5 Poets in Artemis

Posted by on 30 11 14 in Poetry | 0 comments

Artemis is a showcase for women poets, reviewers and artists. It is published by Second Light Publications as a 60 pp + magazine twice a year, and especially features older poets who have been writing for years without proper recognition. The reviews in particular provide a handy round-up of who’s doing what on the UK poetry publishing scene. I have chosen five poems to illustrate the work available on line by courtesy of the London South Bank’s Poetry Library. Many are winners or runners-up in competitions. To start on a light-hearted note, Caroline Carver’s If you are stolen, call police (http://www.poetrymagazines.org.uk/magazine/record.asp?id=25960) puts together a list of delightful warnings from those whose first language isn’t English. It starts: The sea is dangerous Please don’t swim Once happen any accident At his own risk If going out hold walking lane always...

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5 Poets in Acumen

Posted by on 26 11 14 in Poetry | 0 comments

Acumen was started in 1985 by Patricia Oxley and is now a fat (120 page) production appearing three times a year, with articles, reviews, translations, but mostly poetry. Each issue contains around 50 poems, and the style is mainstream with an emphasis on what might be called an intelligent use of craft. Many contributors are well known on the UK poetry scene, but new poets are also found a place. Only three issues are currently online via the Poetry Library on London’s Southbank (issues 39, 46 and 50) and it is from issue 50 (September 2004) that I’ve selected five pieces for brief review. The pieces largely speak for themselves: I’ll just note the features that seem specially worthy of comment. Ghazal by Mimi Khalvati can be read at:  http://www.poetrymagazines.org.uk/magazine/record.asp?id=21608 The aa etc. xa ya za aa rhyme scheme...

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Versions of Horace 3

Posted by on 21 11 14 in Translation | 0 comments

This is the third and concluding post comparing translations of Horace Odes. Carmen One 28 Measure: First Archilochean: – u u –  u u – / u u – u u  – u u  – x – u u  – u u  – u u  – x Theme: Death comes to all. Latin and word-for-word translation: Te maris et terrae numeroque carentis harenae mensorem cohibent, Archyta, pulueris exigui prope latum parua Matinum munera nec quicquam tibi prodest aerias temptasse domos animoque rotundum percurrisse polum morituro. Occidit et Pelopis genitor, conuiua deorum, Tithonusque remotus in auras You, sea and earth and numberless sand surveyor confines you, Archytas, small dust near unimportant shore of Matinium offer nor are you worth round sky home and spirit scan sky you will die. Died and Pelop’s father, guest of gods Tithonus drawn into air...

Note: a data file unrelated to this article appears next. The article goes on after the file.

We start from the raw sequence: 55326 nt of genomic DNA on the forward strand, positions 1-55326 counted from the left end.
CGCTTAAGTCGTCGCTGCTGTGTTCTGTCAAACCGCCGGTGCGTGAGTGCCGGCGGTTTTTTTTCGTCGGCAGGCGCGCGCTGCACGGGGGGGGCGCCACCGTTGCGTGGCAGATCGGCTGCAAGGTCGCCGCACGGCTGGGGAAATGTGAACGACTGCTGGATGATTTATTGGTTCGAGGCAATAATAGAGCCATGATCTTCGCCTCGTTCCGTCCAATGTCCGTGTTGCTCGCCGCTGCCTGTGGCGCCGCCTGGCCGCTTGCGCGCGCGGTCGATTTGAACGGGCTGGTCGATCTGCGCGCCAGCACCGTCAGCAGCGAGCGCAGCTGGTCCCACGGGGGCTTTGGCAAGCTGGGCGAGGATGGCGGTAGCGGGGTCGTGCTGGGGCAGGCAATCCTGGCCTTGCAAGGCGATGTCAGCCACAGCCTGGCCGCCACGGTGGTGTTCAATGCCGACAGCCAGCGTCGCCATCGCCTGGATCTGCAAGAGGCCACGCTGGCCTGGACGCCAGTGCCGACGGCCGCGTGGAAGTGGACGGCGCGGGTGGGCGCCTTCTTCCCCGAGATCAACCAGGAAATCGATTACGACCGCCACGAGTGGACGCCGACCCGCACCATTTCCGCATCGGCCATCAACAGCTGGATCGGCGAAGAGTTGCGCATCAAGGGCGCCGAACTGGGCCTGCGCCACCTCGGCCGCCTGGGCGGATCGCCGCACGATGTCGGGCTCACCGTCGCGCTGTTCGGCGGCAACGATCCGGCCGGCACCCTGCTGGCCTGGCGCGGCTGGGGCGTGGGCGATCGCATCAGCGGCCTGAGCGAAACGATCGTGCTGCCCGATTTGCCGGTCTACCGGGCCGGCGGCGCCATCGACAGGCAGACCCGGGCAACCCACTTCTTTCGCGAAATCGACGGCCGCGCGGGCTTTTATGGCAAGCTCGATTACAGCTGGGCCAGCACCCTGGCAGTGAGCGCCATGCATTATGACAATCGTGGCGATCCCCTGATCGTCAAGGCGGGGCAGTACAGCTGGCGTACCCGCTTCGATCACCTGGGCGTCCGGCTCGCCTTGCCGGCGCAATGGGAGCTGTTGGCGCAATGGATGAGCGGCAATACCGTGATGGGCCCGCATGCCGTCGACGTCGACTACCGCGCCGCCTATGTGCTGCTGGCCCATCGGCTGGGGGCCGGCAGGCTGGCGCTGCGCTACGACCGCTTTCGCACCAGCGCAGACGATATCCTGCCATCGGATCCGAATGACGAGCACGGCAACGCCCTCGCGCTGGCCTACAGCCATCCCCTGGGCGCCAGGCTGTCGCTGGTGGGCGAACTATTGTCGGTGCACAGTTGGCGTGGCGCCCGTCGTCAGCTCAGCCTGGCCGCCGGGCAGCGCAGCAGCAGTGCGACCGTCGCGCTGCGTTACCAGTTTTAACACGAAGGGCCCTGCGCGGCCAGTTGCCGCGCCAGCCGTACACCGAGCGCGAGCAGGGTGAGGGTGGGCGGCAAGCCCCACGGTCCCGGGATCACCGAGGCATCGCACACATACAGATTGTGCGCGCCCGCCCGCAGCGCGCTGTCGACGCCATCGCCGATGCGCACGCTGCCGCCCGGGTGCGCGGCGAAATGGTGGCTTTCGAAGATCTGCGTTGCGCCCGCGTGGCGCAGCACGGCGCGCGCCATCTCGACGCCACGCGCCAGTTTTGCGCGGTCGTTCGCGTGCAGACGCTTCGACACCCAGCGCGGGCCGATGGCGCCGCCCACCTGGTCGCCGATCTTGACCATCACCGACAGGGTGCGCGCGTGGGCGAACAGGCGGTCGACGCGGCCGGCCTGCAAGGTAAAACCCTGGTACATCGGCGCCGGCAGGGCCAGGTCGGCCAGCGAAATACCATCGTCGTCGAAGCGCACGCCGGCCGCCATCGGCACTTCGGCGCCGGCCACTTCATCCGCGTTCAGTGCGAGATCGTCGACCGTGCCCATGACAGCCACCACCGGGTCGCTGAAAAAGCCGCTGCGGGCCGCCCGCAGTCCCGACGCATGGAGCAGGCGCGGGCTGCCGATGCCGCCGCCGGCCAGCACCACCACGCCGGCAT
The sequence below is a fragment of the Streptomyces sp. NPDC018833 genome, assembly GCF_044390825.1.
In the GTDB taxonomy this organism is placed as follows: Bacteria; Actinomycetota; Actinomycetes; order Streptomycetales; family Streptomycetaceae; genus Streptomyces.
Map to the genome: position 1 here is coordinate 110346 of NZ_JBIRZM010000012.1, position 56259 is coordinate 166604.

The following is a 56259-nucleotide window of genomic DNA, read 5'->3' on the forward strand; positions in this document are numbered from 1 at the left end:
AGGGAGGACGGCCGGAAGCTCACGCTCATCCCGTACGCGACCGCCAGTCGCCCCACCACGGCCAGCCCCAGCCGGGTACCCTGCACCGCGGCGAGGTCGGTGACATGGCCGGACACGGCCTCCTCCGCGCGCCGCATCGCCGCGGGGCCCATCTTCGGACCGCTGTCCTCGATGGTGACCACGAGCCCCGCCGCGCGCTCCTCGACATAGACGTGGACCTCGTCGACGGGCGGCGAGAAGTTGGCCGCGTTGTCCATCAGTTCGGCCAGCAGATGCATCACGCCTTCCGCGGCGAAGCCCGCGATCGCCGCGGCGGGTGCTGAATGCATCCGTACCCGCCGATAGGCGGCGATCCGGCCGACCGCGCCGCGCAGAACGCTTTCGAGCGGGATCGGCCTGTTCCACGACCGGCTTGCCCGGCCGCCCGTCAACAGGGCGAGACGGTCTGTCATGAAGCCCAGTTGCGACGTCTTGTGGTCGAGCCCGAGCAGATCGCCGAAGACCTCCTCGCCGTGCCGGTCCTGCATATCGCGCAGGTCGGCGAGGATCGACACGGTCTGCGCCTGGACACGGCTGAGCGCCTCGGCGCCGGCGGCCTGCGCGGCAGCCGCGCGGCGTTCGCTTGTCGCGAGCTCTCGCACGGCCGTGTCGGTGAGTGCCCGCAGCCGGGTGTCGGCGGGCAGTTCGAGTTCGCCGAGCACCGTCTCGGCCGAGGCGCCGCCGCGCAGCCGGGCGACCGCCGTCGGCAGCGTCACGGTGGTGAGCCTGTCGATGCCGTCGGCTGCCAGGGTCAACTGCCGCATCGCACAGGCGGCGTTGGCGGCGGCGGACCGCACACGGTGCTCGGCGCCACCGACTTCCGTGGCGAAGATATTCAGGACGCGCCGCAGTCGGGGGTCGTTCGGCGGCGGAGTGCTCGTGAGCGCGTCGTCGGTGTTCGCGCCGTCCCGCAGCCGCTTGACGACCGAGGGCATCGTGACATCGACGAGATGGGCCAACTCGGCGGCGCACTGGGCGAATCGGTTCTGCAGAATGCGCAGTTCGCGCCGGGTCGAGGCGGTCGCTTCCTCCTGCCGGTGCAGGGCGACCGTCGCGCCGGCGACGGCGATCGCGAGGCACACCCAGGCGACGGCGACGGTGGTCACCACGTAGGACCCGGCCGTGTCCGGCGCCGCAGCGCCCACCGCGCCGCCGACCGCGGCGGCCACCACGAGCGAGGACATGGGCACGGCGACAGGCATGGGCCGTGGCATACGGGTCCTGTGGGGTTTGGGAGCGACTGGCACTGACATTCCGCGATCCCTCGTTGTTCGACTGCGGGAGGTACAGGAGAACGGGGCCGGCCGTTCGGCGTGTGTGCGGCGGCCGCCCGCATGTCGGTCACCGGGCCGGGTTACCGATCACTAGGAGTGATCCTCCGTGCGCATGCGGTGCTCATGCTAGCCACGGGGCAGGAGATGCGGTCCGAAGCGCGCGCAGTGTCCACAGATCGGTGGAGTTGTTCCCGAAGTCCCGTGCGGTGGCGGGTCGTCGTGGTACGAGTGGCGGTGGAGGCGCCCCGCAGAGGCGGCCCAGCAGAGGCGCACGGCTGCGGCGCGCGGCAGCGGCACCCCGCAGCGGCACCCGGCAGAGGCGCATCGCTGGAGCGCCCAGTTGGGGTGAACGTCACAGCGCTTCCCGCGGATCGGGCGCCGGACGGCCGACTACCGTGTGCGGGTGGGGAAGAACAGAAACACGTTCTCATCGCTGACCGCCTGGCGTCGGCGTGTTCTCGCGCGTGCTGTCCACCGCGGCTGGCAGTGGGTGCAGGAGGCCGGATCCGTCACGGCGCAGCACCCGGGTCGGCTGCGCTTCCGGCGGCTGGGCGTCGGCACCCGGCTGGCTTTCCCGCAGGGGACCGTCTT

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Versions of Horace 2

Posted by on 18 11 14 in Translation | 1 comment

This is the second post comparing translations of Horace odes, and here we look at Book One Carmen 5. It’s in the Fourth Asclepiadean, which runs: –  –  –  u u – / – u u – u  x –  –  –  u u – / – u u – u  x – –  –  u  u  –  x –  –  –  u  u –  u – The third line pulls the movement up short, often giving it emphasis or special focus. The Latin and word-for-word translation are: Quis multa gracilis te puer in rosa perfusus liquidis urget odoribus grato, Pyrrha, sub antro? cui flauam religas comam, simplex munditiis? Heu quotiens fidem               5 mutatosque deos flebit et aspera nigris aequora uentis emirabitur insolens, Who much slender you boy on rose bathing liquid squeezing with scent pleasing, Pyrrha, under cave...

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Versions of Horace 1

Posted by on 15 11 14 in Translation | 0 comments

I was once asked if it could be ‘fair’ to look at other translations before beginning one’s own work. Not only fair, was my reply, but essential, and not simply to glance at previous versions but study them carefully. Translation is not a competition, but a fraternity of interests where each practitioner learns from others, as happens in all the sensible professions. Originality can be overdone, and in a world awash with translations what is often needed is a wise eclecticism that recasts previous attempts in the crucible of imagination and proper understanding of poet and period. Many authors are now adequately translated, and further efforts, unless they most significantly improve on their forebears, are a waste of everyone’s time. 1. OVERVIEW The qualities that make the Odes of Horace worth attention are by their nature difficult to translate...

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Amiri Baraka

Posted by on 8 11 14 in Criticism | 0 comments

In 2002, a year after 9/11, the black American poet and activist Amiri Baraka read a long poem apparently criticizing America and including questions about the Israeli intelligence warning of an impending attack on the twin towers. (1) It was in his usual no-holds-barred, in-your-face style, (2) and the poet was writing from an establishment position as the poet laureate of New Jersey. The response was loud and predictable. The Jewish community accused him of anti-Semitism, and demanded his resignation. (4) The mainstream press demonized him as anti-American. (3) The literary world distanced itself from his views, but pleaded for artistic freedom. (5) No one pointed to the obvious, that firstly the poem came close to crude pamphleteering and, secondly, there was nonetheless a pressing need for a sustained, detailed and transparent investigation into the 9/11 material that Amiri...

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